Striatin-Dependent Membrane Estrogen Receptor Signaling and Vasoprotection by Estrogens

BakerIDI Heart & Diabetes Institute, PO Box 6492 St Kilda Road Central, Melbourne, Victoria 8008, Australia. .
Circulation (Impact Factor: 14.43). 09/2012; 126(16):1941-3. DOI: 10.1161/CIRCULATIONAHA.112.138958
Source: PubMed


It is well known that cardiovascular disease is less frequent in premenopausal women compared with men but rises rapidly in postmenopausal women. Such early observations led to the hypothesis that estrogen therapy will reduce the risk of postmenopausal women developing cardiovascular disease.(1) However, observational studies have led to conflicting results with some studies reporting reductions in cardiovascular disease in postmenopausal women taking estrogens whilst others observed no beneficial effects.(2) Rather increases in the risk of coronary heart disease and stroke have been reported, particularly for women who are older and those with a long hormone-free interval.(3) Such findings have led to the speculation that estrogens have competing cardiovascular effects-beneficial and detrimental and this has intensified efforts to better understand the range of cardiovascular effects mediated by estrogens and their signaling mechanisms, the ultimate aim being to develop new therapies for women that exert the beneficial effects of estrogen whilst minimizing potentially harmful effects. To achieve this aim, new studies to better understand both nuclear and membrane estrogen receptor (ER)-mediated signaling in target tissues such as the heart and blood vessels, immune cells and other target tissues are in progress. In this issue of Circulation, Moens and colleagues provide novel insights on the importance of membrane ER-mediated signaling pathways in blood vessels for vasoprotection and vascular gene regulation.(4).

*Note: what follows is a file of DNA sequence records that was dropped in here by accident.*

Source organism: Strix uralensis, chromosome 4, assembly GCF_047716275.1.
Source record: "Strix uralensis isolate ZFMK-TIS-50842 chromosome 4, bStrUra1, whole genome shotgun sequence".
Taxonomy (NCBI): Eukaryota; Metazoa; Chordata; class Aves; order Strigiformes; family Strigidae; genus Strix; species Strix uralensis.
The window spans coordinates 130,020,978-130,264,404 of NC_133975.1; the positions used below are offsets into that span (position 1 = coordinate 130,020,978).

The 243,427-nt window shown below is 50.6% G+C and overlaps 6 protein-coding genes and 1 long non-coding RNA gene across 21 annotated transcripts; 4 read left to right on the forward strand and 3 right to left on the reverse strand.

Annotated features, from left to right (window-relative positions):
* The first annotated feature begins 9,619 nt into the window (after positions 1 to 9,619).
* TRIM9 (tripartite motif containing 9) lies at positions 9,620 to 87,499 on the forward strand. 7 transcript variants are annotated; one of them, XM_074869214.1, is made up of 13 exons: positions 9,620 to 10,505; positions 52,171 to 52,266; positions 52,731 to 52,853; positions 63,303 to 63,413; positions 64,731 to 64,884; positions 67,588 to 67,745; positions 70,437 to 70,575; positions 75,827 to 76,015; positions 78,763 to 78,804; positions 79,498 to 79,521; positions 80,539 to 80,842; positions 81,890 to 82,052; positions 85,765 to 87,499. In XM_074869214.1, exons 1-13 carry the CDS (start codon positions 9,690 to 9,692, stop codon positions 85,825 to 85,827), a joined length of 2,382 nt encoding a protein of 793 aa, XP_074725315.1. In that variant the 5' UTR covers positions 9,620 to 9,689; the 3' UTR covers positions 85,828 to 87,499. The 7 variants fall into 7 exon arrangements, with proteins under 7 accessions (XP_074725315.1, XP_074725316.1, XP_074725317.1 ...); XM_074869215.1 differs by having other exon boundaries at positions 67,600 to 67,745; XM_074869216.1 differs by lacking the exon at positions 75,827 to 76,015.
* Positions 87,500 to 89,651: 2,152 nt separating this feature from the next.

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    • "In males, the ACE/AngII/AGTR1 pathways are enhanced, whereas, in females, the balance is shifted towards the ACE2/Ang(1-7)/MasR (Mas receptor) and angiotensin type 2 receptor (AT2R) pathways [79]. Studies reported that premenopausal women, as compared to age matched men, are protected from renal and cardiovascular disease, and this differential balance of the RAS between the sexes likely contributes [80, 81]. "
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